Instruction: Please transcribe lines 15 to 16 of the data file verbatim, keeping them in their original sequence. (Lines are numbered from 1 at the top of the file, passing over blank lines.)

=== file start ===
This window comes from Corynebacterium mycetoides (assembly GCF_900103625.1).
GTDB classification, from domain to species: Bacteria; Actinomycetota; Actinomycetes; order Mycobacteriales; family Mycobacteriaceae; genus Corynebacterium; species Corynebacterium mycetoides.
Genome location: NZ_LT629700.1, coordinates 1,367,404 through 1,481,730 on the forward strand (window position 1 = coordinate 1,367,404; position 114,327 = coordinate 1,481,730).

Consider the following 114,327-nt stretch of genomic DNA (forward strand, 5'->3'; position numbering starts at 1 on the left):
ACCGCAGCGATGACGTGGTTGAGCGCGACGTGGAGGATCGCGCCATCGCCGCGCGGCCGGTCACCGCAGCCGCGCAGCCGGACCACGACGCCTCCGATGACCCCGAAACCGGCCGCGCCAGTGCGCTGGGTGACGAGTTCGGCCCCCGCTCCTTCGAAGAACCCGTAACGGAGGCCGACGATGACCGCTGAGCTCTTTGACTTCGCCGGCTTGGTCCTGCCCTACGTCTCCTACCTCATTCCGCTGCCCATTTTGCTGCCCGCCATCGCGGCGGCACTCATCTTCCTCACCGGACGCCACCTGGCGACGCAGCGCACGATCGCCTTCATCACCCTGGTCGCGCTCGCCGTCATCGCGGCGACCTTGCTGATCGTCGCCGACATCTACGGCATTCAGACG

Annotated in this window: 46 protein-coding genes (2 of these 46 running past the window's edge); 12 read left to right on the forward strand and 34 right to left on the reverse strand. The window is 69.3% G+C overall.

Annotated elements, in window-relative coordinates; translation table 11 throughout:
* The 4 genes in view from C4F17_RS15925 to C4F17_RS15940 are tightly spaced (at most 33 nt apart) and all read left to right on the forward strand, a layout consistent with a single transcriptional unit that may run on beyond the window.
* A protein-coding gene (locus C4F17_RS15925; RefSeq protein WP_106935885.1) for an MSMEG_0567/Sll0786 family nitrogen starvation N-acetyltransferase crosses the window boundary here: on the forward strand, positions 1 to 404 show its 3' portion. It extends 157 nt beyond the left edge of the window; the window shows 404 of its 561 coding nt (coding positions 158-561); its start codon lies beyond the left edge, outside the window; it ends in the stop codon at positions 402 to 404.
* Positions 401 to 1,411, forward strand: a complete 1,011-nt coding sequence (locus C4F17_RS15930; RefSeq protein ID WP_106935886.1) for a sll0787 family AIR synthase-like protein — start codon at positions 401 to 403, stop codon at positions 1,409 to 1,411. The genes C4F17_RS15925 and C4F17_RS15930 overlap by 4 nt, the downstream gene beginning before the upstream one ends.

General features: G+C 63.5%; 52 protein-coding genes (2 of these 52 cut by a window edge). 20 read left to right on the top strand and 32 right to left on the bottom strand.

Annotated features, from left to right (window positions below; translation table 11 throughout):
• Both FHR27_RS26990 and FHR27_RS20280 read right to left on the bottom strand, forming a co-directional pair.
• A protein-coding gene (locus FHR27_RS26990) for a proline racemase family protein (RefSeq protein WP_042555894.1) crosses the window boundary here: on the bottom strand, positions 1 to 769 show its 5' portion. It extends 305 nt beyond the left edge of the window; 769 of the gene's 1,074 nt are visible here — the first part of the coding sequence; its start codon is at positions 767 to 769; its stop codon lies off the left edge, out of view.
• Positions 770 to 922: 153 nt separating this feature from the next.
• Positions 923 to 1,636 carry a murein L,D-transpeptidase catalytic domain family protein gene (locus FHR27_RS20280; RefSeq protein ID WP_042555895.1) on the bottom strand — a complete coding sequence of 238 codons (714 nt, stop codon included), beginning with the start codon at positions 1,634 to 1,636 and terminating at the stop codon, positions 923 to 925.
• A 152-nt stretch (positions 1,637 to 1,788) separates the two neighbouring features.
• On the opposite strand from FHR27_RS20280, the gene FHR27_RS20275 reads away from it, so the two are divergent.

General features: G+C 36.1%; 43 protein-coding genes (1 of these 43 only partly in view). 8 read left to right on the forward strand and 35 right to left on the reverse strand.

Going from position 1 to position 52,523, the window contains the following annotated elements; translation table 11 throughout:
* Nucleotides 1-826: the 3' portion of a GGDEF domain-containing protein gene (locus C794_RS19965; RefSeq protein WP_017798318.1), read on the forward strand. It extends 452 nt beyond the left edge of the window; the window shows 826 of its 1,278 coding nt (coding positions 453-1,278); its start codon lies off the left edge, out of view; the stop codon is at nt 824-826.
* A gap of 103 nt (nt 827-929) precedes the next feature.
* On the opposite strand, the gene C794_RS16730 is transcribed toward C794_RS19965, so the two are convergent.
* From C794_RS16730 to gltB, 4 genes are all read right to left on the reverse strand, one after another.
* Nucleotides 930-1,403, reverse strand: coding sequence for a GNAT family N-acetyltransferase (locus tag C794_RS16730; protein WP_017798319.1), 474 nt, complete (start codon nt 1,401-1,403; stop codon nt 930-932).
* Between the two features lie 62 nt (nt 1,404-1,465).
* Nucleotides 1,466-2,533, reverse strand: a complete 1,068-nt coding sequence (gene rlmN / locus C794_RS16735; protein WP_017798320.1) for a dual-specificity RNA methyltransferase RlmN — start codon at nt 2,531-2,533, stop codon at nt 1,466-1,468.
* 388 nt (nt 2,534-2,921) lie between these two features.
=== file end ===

• Positions 770 to 922: 153 nt separating this feature from the next.
• Positions 923 to 1,636 carry a murein L,D-transpeptidase catalytic domain family protein gene (locus FHR27_RS20280; RefSeq protein ID WP_042555895.1) on the bottom strand — a complete coding sequence of 238 codons (714 nt, stop codon included), beginning with the start codon at positions 1,634 to 1,636 and terminating at the stop codon, positions 923 to 925.